Indian financial system to develop by 7-7.8% in FY23 regardless of international headwinds: Experts – Times of India
NEW DELHI: The Indian financial system can develop by 7-7.8 per cent this fiscal on the again of higher agriculture manufacturing and a revitalised rural financial system amid international headwinds primarily because of the ongoing Russia-Ukraine warfare, eminent economists stated.
Eminent economist and BR Ambedkar School of Economics (BASE) vice-chancellor NR Bhanumurthy stated at current Indian financial system is going through a number of headwinds largely from exterior sources.
Noting that international inflationary pressures and the Russia-Ukraine warfare have introduced in dangers to the financial system, which is in any other case sturdy with all of the home macro fundamentals being properly managed, he stated in contrast to superior economies, India’s Covid stimulus measures, particularly the fiscal coverage interventions, are much less inflationary and fairly growth-enhancing.
“With better agricultural production and revitalised rural economy India should touch 7 per cent growth in the current year despite global headwinds,” Bhanumurthy advised PTI.
Echoing comparable views, eminent economist and Institute for Studies in Industrial Development (ISID) director Nagesh Kumar stated the high-frequency indicators level to a strong progress momentum carrying via 2022-23 with an actual GDP progress someplace between 7-7.8 per cent.
French economist Guy Sorman stated India might be severely impacted by the excessive value of vitality and fertiliser imports.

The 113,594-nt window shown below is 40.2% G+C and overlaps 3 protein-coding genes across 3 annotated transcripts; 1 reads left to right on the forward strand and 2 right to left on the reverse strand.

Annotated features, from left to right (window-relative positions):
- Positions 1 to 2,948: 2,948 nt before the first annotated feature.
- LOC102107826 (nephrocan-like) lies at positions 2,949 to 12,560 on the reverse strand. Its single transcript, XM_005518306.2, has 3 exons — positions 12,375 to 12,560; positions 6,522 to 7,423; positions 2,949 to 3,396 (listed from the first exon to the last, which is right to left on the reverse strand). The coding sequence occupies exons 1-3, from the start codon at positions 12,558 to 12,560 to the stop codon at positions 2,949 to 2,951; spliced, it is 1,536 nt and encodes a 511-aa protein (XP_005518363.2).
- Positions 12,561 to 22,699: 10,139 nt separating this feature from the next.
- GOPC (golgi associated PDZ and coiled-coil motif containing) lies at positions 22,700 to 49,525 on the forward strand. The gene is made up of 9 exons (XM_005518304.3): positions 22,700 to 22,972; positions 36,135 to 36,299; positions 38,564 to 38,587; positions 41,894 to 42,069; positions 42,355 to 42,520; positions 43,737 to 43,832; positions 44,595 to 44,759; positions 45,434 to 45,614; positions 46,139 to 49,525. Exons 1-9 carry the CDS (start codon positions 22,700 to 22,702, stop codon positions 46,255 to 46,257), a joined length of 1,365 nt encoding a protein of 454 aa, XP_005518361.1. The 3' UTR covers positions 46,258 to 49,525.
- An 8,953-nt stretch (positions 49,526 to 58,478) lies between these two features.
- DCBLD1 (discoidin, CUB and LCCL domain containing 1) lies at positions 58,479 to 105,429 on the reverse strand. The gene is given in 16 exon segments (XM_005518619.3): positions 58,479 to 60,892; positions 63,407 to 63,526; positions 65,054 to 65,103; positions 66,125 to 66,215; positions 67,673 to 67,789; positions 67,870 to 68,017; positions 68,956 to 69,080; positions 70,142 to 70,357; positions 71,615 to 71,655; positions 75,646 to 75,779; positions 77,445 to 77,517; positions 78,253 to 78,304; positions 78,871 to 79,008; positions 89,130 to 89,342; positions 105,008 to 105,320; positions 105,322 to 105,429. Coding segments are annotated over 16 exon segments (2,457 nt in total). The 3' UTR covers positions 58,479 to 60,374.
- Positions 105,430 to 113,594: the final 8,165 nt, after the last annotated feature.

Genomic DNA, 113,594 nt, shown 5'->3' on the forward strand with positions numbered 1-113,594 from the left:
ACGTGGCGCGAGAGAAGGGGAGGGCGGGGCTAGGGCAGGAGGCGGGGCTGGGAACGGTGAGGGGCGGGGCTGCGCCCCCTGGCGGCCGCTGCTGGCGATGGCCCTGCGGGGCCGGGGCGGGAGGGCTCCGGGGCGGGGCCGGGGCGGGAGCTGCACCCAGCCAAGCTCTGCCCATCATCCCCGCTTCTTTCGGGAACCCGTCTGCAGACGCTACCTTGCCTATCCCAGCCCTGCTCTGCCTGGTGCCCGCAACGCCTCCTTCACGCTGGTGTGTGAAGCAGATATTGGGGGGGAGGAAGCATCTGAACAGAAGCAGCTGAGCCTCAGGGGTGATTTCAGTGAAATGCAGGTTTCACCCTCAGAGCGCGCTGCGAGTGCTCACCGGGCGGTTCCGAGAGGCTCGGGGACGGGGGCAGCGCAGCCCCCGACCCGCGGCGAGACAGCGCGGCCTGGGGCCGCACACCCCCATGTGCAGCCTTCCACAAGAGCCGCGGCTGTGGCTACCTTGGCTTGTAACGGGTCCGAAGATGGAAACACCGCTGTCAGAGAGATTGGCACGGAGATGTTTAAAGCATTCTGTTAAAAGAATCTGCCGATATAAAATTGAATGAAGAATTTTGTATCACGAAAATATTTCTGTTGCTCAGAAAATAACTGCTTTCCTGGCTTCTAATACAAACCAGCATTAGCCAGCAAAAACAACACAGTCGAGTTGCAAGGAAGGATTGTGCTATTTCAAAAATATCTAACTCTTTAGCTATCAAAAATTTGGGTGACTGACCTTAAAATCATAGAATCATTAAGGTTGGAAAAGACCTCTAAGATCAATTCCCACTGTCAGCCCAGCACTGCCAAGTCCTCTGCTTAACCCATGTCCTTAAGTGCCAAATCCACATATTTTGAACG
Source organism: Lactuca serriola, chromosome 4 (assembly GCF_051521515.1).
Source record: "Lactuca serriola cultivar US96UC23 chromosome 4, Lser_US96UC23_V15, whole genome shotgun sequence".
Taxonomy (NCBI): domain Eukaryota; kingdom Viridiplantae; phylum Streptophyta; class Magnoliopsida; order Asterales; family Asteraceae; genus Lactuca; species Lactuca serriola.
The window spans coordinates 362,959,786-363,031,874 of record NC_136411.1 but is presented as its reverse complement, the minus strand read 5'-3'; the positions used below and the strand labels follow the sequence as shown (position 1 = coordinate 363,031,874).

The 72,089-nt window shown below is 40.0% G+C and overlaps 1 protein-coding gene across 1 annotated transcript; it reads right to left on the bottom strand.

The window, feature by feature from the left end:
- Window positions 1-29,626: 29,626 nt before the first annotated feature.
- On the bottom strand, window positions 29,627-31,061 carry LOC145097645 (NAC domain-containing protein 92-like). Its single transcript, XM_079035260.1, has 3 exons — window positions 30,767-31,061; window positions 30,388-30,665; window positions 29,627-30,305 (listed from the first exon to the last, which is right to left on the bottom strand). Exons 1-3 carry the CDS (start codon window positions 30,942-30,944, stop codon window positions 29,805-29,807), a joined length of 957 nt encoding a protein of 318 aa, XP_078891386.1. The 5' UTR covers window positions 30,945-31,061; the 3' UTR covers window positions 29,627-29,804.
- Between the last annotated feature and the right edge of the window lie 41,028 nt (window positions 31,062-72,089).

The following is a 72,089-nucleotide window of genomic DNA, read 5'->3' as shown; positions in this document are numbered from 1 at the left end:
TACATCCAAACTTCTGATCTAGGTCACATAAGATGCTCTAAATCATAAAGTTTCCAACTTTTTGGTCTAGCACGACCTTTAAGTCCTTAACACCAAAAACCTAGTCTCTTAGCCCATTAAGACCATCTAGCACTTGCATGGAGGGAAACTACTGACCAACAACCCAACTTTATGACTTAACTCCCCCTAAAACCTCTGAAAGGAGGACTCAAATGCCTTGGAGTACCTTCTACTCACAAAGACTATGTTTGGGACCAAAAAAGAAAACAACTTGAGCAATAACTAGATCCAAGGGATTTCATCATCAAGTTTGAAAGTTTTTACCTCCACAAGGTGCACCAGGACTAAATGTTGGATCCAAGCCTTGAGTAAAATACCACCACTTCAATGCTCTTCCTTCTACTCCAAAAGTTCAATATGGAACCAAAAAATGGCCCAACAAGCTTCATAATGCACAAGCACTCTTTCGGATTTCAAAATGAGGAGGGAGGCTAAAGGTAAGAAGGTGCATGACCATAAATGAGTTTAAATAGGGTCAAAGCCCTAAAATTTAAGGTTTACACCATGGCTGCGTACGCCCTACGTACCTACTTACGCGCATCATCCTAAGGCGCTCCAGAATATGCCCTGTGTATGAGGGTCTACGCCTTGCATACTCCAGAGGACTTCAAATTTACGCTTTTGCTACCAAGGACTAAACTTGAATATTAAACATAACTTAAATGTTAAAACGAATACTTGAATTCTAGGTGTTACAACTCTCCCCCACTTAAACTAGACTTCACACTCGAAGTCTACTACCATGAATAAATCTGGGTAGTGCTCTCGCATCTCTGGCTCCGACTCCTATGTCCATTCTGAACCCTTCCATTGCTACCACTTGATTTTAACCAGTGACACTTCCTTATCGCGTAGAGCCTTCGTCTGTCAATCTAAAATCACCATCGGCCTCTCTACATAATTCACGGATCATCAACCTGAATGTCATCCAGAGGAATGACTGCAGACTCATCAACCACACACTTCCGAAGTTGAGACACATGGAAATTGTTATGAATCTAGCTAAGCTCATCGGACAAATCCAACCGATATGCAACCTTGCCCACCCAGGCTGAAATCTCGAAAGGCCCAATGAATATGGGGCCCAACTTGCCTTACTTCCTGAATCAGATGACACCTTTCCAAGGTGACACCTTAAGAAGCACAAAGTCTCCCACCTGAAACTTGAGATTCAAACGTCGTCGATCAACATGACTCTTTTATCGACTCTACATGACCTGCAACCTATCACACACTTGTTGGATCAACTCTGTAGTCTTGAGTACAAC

“However, because India is still, largely an agricultural economy, the social impact of slower growth will be tempered by city workers going back to their village.
“This might improve agricultural manufacturing and grain exports,” Sorman added.
The World Bank has cut India’s economic growth forecast for the current fiscal to 7.5 per cent as rising inflation, supply chain disruptions, and geopolitical tensions taper recovery.
India’s economy grew 8.7 per cent in the last fiscal (2021-22) against a 6.6 per cent contraction in the previous year.
In its third monetary policy of 2022-23, the Reserve Bank retained its GDP growth forecast at 7.2 per cent for the current fiscal, but cautioned against negative spillovers of geopolitical tensions and a slowdown in the global economy.
On high inflation, Bhanumurthy said, CPI inflation peaked in March 2022 and a large part of the CPI inflation in the last three months is driven by fuel prices.
“Delayed transmission of home gasoline costs and rise in international gasoline and different commodity costs seems to have led to a sudden spurt in CPI inflation,” he said, adding that recent policy measures, such as reduction in fuel taxes and hike in policy interest rates, should smoothen inflation and inflation expectations in the coming quarters.
Kumar noted that the global headwinds of rising commodity prices do pose downside risks for the Indian economic outlook as the CPI levels are elevated.
“Yet, I don’t assume that India is heading in the direction of stagflation, provided that the expansion momentum appears fairly sturdy,” Kumar argued.
According to Sorman, inflation has become a global phenomenon, caused by unanimous poor money management, an excess of public expenses (largely justified to compensate for Covid-19), and low-interest rates.
“The financial bubble is exploding in all places. India will not be totally different,” he pointed out.
Retail inflation eased to 7.04 per cent in May, mainly on account of softening food and fuel prices as the government and the RBI stepped in to control spiralling price rise by way of duty cuts and repo rate hikes.
However, the inflation print stayed above the Reserve Bank’s upper tolerance level of 6 per cent for the fifth month in a row.
Asked whether India’s economy is in a better place than eight years ago, Sorman said Prime Minister Narendra Modi was selected to fight public corruption and stimulate the Indian economy.
“Modi has, partially, in fact, fulfilled his agenda. Most Indians are higher off in the present day than they have been eight years in the past,” he stated.